It matters not that Sen. Landrieu aligned herself with Republicans on a key issue – the Keystone XL pipeline. Her support of Obama administration programs – especially the Affordable Care Act – more than outweighed that. Much more.
I saw this at Eschaton. Presumably it's part of the great "Whither Democrats?" conversation after the mid-terms debacle:
A dirty hippie reply to ALEC launches this week.
and so naturally I rushed over to "State Innovation Exchange" and found this, which I've helpfully annotated:
If you think you're looking at Democrat trade dress -- the blue, blue, blue, the round logo, the red, white, and blue (so much more tasteful to crop the flag in the logo, rather than crudely waving it), the sans serif font -- you'd be right (though we'll get to how exactly we can be 100% sure of that in a minute). Read more about State Innovation Exchange (SiX): Another "progressive" roach motel?
It's complete. The 4 Senate Dems who blocked the public option -- Lieberman, Nelson, Landrieu, Lincoln -- are gone 4 yrs later. Worth it?
— Adam Green (@AdamGreen) December 7, 2014
Gov. Peter Shumlin intends to propose a combination of an employer payroll tax and an income-based contribution to finance single-payer health care, according to sources with knowledge of the plan.
The Inquisitor (not sure about the source, but they look like they could get a quote right):
The healthcare law has been considered President Obama’s signature domestic achievement, though Mary Landrieu tried using that to her advantage in a recent interview with a tea party radio host.
In New York, the demonstrations have taken on a familiar feel and are similar to those happening in other major cities. They generally start at a central location, mainly in Manhattan, as the workday ends.
Protesters eschew preplanned routes, calling them cattle drives.
"Cattle drives." New language! Where'd that come from? Not Rev. Inc., for sure! Read more about Wildcat marches: Another novel non-violent protest tactic from the Fersusonians
I know, clickbait headline, but I read it anyhow. They missed one:
#40. No hydrocarbons to extract.
So we may come out of all this with our water and soil intact, assuming the local notables don't fill up the state with landfills. Read more about "39 Reasons Living In Maine Ruins You For Life"
Which I identify with, because of our fight against landfills up here in the Great State of Maine. Will Bunch:
The now-81-year-old retiree recalls a brochure for the new Eastwick community from the developer Korman Homes that showed kids playing and sliding down the steep hill in back of the development, pushing "how much fun it would be for the children."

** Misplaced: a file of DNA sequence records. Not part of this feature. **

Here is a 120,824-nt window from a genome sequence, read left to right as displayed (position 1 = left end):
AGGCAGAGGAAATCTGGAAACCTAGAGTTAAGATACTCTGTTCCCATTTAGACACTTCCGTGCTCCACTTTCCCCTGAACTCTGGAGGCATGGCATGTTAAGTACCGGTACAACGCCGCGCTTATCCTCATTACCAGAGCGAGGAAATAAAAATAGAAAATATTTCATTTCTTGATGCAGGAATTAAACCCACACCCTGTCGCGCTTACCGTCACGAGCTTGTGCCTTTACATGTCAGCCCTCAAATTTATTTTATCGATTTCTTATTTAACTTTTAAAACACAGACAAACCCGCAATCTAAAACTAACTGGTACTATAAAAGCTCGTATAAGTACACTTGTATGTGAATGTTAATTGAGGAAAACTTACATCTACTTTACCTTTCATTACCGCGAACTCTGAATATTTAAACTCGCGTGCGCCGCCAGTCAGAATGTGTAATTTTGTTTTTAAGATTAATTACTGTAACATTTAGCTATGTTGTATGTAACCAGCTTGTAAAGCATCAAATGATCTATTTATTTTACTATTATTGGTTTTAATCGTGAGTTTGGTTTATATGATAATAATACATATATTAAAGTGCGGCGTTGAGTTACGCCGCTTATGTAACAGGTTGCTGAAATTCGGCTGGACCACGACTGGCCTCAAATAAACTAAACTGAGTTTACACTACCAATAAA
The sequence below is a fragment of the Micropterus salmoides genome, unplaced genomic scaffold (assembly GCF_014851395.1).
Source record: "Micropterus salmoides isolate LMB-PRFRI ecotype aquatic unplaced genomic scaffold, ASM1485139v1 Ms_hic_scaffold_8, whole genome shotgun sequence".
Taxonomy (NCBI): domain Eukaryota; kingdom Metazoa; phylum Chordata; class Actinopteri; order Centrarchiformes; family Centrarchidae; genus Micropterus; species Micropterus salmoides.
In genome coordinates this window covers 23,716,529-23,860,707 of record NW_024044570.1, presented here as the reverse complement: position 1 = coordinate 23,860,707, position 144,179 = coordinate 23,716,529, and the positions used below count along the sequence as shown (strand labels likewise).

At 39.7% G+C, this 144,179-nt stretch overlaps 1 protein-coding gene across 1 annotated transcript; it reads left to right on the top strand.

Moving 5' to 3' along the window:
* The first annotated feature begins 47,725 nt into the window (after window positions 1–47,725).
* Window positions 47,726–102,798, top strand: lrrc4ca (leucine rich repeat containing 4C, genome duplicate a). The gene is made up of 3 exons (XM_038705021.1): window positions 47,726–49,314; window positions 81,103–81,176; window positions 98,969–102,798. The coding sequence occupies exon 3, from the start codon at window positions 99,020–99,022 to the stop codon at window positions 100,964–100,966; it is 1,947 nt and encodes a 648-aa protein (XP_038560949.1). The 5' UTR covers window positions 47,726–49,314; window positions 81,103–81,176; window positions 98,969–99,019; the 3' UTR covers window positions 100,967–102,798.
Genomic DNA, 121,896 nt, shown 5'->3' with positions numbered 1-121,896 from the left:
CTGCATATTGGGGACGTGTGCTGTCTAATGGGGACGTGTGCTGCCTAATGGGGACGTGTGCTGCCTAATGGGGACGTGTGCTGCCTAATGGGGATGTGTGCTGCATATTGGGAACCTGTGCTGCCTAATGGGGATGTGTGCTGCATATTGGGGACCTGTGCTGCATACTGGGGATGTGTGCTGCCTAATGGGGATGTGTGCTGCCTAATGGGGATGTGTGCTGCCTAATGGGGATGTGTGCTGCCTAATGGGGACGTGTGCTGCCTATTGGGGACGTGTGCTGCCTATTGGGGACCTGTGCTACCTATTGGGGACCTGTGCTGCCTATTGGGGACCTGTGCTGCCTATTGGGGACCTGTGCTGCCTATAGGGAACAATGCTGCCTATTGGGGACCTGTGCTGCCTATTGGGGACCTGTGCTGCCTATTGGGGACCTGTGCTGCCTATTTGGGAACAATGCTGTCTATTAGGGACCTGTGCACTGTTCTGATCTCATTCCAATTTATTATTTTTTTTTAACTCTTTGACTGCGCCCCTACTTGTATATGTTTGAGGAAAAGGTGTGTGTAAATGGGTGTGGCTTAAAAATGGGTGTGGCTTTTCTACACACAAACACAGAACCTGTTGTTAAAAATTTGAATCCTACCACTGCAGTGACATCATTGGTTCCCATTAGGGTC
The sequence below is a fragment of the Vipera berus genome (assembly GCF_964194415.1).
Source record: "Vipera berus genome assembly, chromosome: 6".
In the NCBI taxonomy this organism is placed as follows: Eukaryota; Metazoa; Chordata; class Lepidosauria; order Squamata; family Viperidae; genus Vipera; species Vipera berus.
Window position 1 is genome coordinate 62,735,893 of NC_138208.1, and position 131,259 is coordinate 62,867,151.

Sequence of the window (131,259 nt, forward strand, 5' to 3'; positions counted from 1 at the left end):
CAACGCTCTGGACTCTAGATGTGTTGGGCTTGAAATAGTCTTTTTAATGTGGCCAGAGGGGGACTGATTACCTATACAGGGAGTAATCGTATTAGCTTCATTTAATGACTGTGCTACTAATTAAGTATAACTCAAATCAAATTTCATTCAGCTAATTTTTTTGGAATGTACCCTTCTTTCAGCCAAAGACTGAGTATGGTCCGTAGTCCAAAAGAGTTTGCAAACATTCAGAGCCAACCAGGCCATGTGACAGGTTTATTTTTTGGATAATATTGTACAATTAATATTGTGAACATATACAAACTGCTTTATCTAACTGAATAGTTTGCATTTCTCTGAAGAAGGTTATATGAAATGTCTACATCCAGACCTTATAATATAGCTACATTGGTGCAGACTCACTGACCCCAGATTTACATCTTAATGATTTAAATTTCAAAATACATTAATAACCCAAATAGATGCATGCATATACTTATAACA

But it wasn't long after moving in that the Reids weren't able to open their window on a warm night because of the noxious odor of burning garbage - and they realized the fumes were coming from that hillside in the cheerful brochure, a disposal site that the locals called Heller's Dump but was officially known as the Clearview Landfill.
(At this point, we can say "Boy, were they stupid!" We could also say, "They were trusting." After all, this was many years ago... I'll skip the horrors of the landfill (it was a really bad one, with a cancer cluster) to get to this paragraph: Read more about Fighting a landfill in Eastwick, PA
(Yes, I think "debacle" is fair to say when you publish a story on rape culture with poor sourcing and undisclosed agreements with the sources used, thereby enabling messengers to be shot and real problems minimized. Just ugh. What were they thinking?)
Anyhow, here are portions of a Taibbi twitter thread on that topic. Here's the one that caught my eye:
@RoryKoller The fact-checkers really did have an issue with the Vampire Squid line -- squids don't have "blood-funnels"
— Matt Taibbi (@mtaibbi) December 6, 2014
The thread begins: Read more about Taibbi on the Rolling Stone/UVa debacle
"Corporal Nobbs," he rasped, "why are you kicking people when they're down?"
"Safest way, sir," said Nobby. --Terry Pratchett, Guards, Guards
And so to the demise or at least translation of the New Republic. Corey Robin:
The New Republic is coming to an end. And the autopsies have begun. So have the critiques. But the real problem with The New Republic is not that it was racist, though it was. It’s not that it was filled with warmongers, though it was. It’s not that it punched hippies, though it did. No, the real problem with The New Republic is that for the last three decades, it has had no energy. It has had no real project. The last time The New Republic had a project was in the late 1970s/early 1980s, when it was in the journalistic vanguard of what was then called neoliberalism (not what we now call neoliberalism). That is what a great magazine of politics and culture does: it creates a project, it fashions a sensibility. The Spectator did it in the early 18th century, Partisan Review in the 1930s did it, Dissent in the 1950s did it, and The New Republic in the 1970s/1980s did it. I’m not saying that I like that last project; I don’t. I’m just saying that it was a project, and that it was a creation. Love them or hate them, great magazines gather the diverse and disparate energies of a polity and a culture and give them focus. .... That’s why virtually every obituary for the magazine that’s been written by people of roughly my age opens or closes with a memoir of one’s high school experience; the entire constituency of the magazine seems to be suffering from a Judd Apatow-like case of arrested development.
Which is really funny in a way; showing my age, I too was introduced to TNR in high school, but by a terrible teacher, so whatever the lesson was meant to be, it didn't take. Anyhow, I thought Robin's notion of a magazine's "project" was interesting. Read more about Elegy for The New Republic